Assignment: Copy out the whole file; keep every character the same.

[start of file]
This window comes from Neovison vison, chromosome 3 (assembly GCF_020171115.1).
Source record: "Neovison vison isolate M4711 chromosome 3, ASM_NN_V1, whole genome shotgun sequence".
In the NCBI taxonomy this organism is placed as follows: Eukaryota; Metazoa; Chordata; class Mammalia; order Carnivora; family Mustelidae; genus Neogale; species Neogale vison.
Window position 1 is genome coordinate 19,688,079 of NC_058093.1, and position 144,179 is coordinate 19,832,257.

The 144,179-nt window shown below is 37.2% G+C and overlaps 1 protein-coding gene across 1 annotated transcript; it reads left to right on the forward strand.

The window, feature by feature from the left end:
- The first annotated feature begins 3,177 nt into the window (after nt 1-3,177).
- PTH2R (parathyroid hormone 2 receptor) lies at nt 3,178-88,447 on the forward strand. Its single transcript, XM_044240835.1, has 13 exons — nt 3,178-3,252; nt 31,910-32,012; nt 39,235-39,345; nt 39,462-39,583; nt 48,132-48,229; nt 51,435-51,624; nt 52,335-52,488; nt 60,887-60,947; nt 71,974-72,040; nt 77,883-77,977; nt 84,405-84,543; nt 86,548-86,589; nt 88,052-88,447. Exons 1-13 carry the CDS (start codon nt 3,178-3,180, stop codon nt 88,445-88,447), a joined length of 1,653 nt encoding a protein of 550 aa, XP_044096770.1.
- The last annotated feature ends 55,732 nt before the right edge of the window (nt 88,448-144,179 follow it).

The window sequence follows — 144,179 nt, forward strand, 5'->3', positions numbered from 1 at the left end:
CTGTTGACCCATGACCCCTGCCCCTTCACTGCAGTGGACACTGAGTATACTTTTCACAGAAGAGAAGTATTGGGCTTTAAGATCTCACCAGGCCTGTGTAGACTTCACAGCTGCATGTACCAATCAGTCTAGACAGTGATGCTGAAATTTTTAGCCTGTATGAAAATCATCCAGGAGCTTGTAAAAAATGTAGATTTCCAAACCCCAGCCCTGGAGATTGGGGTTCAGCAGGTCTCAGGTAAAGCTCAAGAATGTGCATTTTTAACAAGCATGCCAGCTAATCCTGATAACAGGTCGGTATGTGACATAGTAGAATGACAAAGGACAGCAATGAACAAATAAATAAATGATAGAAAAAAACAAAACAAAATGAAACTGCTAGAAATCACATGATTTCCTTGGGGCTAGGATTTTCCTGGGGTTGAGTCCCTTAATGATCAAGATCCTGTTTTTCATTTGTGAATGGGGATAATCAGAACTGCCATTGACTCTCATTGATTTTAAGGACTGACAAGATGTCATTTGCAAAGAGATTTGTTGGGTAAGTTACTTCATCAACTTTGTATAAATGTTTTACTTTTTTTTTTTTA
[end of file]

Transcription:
This window comes from Neovison vison, chromosome 3 (assembly GCF_020171115.1).
Source record: "Neovison vison isolate M4711 chromosome 3, ASM_NN_V1, whole genome shotgun sequence".
In the NCBI taxonomy this organism is placed as follows: Eukaryota; Metazoa; Chordata; class Mammalia; order Carnivora; family Mustelidae; genus Neogale; species Neogale vison.
Window position 1 is genome coordinate 19,688,079 of NC_058093.1, and position 144,179 is coordinate 19,832,257.

The 144,179-nt window shown below is 37.2% G+C and overlaps 1 protein-coding gene across 1 annotated transcript; it reads left to right on the forward strand.

The window, feature by feature from the left end:
- The first annotated feature begins 3,177 nt into the window (after nt 1-3,177).
- PTH2R (parathyroid hormone 2 receptor) lies at nt 3,178-88,447 on the forward strand. Its single transcript, XM_044240835.1, has 13 exons — nt 3,178-3,252; nt 31,910-32,012; nt 39,235-39,345; nt 39,462-39,583; nt 48,132-48,229; nt 51,435-51,624; nt 52,335-52,488; nt 60,887-60,947; nt 71,974-72,040; nt 77,883-77,977; nt 84,405-84,543; nt 86,548-86,589; nt 88,052-88,447. Exons 1-13 carry the CDS (start codon nt 3,178-3,180, stop codon nt 88,445-88,447), a joined length of 1,653 nt encoding a protein of 550 aa, XP_044096770.1.
- The last annotated feature ends 55,732 nt before the right edge of the window (nt 88,448-144,179 follow it).

The window sequence follows — 144,179 nt, forward strand, 5'->3', positions numbered from 1 at the left end:
CTGTTGACCCATGACCCCTGCCCCTTCACTGCAGTGGACACTGAGTATACTTTTCACAGAAGAGAAGTATTGGGCTTTAAGATCTCACCAGGCCTGTGTAGACTTCACAGCTGCATGTACCAATCAGTCTAGACAGTGATGCTGAAATTTTTAGCCTGTATGAAAATCATCCAGGAGCTTGTAAAAAATGTAGATTTCCAAACCCCAGCCCTGGAGATTGGGGTTCAGCAGGTCTCAGGTAAAGCTCAAGAATGTGCATTTTTAACAAGCATGCCAGCTAATCCTGATAACAGGTCGGTATGTGACATAGTAGAATGACAAAGGACAGCAATGAACAAATAAATAAATGATAGAAAAAAACAAAACAAAATGAAACTGCTAGAAATCACATGATTTCCTTGGGGCTAGGATTTTCCTGGGGTTGAGTCCCTTAATGATCAAGATCCTGTTTTTCATTTGTGAATGGGGATAATCAGAACTGCCATTGACTCTCATTGATTTTAAGGACTGACAAGATGTCATTTGCAAAGAGATTTGTTGGGTAAGTTACTTCATCAACTTTGTATAAATGTTTTACTTTTTTTTTTTTA